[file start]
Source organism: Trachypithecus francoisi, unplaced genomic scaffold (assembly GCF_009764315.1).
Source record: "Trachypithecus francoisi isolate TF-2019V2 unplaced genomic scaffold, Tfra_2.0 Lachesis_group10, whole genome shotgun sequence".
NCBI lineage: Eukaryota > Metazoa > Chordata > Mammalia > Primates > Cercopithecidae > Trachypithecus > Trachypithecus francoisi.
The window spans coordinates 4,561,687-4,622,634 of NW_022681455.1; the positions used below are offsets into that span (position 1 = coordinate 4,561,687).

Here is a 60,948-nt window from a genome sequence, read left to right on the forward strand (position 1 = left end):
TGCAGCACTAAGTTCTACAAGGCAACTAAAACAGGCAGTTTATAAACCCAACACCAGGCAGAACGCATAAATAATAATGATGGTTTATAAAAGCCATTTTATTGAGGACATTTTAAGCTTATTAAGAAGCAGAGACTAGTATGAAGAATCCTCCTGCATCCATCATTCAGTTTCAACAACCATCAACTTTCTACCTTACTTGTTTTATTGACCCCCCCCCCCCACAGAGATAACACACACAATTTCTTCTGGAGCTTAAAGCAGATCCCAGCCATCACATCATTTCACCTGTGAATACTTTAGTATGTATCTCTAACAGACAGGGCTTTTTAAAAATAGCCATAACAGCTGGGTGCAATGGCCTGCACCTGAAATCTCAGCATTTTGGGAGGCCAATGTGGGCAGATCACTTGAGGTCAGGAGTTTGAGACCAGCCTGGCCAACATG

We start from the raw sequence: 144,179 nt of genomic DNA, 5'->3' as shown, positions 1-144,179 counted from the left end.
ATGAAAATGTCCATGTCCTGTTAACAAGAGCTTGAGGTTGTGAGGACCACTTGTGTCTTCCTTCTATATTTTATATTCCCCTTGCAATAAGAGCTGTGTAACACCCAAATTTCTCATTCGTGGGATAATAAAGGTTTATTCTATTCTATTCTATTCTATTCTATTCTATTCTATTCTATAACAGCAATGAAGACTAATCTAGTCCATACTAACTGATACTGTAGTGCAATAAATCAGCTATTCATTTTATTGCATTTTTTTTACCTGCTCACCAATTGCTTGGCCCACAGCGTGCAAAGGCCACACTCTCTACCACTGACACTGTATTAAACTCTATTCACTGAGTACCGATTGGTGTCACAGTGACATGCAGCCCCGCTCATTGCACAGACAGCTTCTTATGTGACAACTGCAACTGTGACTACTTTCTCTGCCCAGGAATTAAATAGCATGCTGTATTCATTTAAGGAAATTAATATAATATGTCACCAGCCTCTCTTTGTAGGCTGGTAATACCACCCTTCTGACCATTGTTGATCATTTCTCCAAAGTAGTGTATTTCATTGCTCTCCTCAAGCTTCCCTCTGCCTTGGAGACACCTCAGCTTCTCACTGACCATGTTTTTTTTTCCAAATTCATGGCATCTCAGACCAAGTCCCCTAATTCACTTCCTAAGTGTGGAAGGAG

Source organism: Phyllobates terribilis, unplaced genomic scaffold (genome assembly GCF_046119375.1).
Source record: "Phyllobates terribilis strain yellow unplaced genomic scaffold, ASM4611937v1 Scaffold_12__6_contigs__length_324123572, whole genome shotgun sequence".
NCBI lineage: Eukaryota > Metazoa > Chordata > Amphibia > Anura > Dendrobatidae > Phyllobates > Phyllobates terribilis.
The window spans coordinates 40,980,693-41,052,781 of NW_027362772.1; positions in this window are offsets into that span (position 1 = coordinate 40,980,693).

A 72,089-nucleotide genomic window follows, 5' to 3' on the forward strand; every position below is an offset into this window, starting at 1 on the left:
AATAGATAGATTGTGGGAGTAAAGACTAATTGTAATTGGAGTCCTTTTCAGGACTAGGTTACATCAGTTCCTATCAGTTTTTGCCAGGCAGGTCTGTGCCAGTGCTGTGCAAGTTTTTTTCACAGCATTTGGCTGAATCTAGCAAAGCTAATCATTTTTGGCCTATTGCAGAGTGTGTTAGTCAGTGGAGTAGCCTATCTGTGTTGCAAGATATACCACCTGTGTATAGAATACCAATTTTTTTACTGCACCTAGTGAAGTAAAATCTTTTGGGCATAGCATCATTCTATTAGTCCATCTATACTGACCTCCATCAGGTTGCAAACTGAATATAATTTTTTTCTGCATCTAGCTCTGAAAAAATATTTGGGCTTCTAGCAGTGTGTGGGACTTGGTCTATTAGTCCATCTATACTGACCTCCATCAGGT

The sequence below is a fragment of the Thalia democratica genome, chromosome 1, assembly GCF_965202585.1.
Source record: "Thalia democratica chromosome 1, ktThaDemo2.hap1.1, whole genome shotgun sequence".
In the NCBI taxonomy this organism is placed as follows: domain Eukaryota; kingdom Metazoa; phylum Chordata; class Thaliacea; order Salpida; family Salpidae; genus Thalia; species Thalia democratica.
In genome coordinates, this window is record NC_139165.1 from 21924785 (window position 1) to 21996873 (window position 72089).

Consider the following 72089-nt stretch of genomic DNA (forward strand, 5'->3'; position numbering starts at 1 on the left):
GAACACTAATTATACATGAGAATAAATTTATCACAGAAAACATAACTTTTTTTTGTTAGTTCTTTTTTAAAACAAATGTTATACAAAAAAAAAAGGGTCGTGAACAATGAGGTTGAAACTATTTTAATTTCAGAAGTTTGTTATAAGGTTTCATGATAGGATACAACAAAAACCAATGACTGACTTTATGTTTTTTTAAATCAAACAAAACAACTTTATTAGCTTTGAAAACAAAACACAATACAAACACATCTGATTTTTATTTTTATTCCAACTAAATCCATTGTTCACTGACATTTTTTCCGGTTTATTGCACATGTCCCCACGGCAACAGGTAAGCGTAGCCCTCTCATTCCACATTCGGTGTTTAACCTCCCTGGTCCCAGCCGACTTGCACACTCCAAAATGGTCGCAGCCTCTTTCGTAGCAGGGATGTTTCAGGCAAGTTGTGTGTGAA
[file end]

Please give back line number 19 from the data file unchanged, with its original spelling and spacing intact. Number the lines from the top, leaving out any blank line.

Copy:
Consider the following 72089-nt stretch of genomic DNA (forward strand, 5'->3'; position numbering starts at 1 on the left):